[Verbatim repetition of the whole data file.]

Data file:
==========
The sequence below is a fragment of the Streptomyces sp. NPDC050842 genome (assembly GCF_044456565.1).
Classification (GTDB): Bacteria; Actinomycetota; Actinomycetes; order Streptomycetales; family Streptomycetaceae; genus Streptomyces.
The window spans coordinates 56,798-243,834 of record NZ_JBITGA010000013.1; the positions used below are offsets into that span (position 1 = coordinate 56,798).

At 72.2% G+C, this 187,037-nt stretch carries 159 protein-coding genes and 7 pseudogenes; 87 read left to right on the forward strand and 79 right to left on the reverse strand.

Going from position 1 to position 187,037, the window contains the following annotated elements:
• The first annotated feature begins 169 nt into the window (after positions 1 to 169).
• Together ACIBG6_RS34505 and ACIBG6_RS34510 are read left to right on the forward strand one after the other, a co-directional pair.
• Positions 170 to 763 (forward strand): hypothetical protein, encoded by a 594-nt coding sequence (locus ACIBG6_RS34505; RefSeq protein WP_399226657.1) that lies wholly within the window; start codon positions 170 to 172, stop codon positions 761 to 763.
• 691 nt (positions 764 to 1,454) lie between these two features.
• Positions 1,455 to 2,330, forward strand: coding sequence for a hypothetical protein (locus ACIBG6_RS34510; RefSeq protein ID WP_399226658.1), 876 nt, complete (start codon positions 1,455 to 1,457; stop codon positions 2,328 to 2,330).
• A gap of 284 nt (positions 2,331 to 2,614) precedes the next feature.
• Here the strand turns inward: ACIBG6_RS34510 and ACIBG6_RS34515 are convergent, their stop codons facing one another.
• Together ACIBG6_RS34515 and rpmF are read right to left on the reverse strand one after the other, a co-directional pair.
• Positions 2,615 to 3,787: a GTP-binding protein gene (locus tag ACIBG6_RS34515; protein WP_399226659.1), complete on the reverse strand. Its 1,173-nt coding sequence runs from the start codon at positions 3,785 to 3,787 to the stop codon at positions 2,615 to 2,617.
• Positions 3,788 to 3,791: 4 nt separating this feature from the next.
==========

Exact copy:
The sequence below is a fragment of the Streptomyces sp. NPDC050842 genome (assembly GCF_044456565.1).
Classification (GTDB): Bacteria; Actinomycetota; Actinomycetes; order Streptomycetales; family Streptomycetaceae; genus Streptomyces.
The window spans coordinates 56,798-243,834 of record NZ_JBITGA010000013.1; the positions used below are offsets into that span (position 1 = coordinate 56,798).

At 72.2% G+C, this 187,037-nt stretch carries 159 protein-coding genes and 7 pseudogenes; 87 read left to right on the forward strand and 79 right to left on the reverse strand.

Going from position 1 to position 187,037, the window contains the following annotated elements:
• The first annotated feature begins 169 nt into the window (after positions 1 to 169).
• Together ACIBG6_RS34505 and ACIBG6_RS34510 are read left to right on the forward strand one after the other, a co-directional pair.
• Positions 170 to 763 (forward strand): hypothetical protein, encoded by a 594-nt coding sequence (locus ACIBG6_RS34505; RefSeq protein WP_399226657.1) that lies wholly within the window; start codon positions 170 to 172, stop codon positions 761 to 763.
• 691 nt (positions 764 to 1,454) lie between these two features.
• Positions 1,455 to 2,330, forward strand: coding sequence for a hypothetical protein (locus ACIBG6_RS34510; RefSeq protein ID WP_399226658.1), 876 nt, complete (start codon positions 1,455 to 1,457; stop codon positions 2,328 to 2,330).
• A gap of 284 nt (positions 2,331 to 2,614) precedes the next feature.
• Here the strand turns inward: ACIBG6_RS34510 and ACIBG6_RS34515 are convergent, their stop codons facing one another.
• Together ACIBG6_RS34515 and rpmF are read right to left on the reverse strand one after the other, a co-directional pair.
• Positions 2,615 to 3,787: a GTP-binding protein gene (locus tag ACIBG6_RS34515; protein WP_399226659.1), complete on the reverse strand. Its 1,173-nt coding sequence runs from the start codon at positions 3,785 to 3,787 to the stop codon at positions 2,615 to 2,617.
• Positions 3,788 to 3,791: 4 nt separating this feature from the next.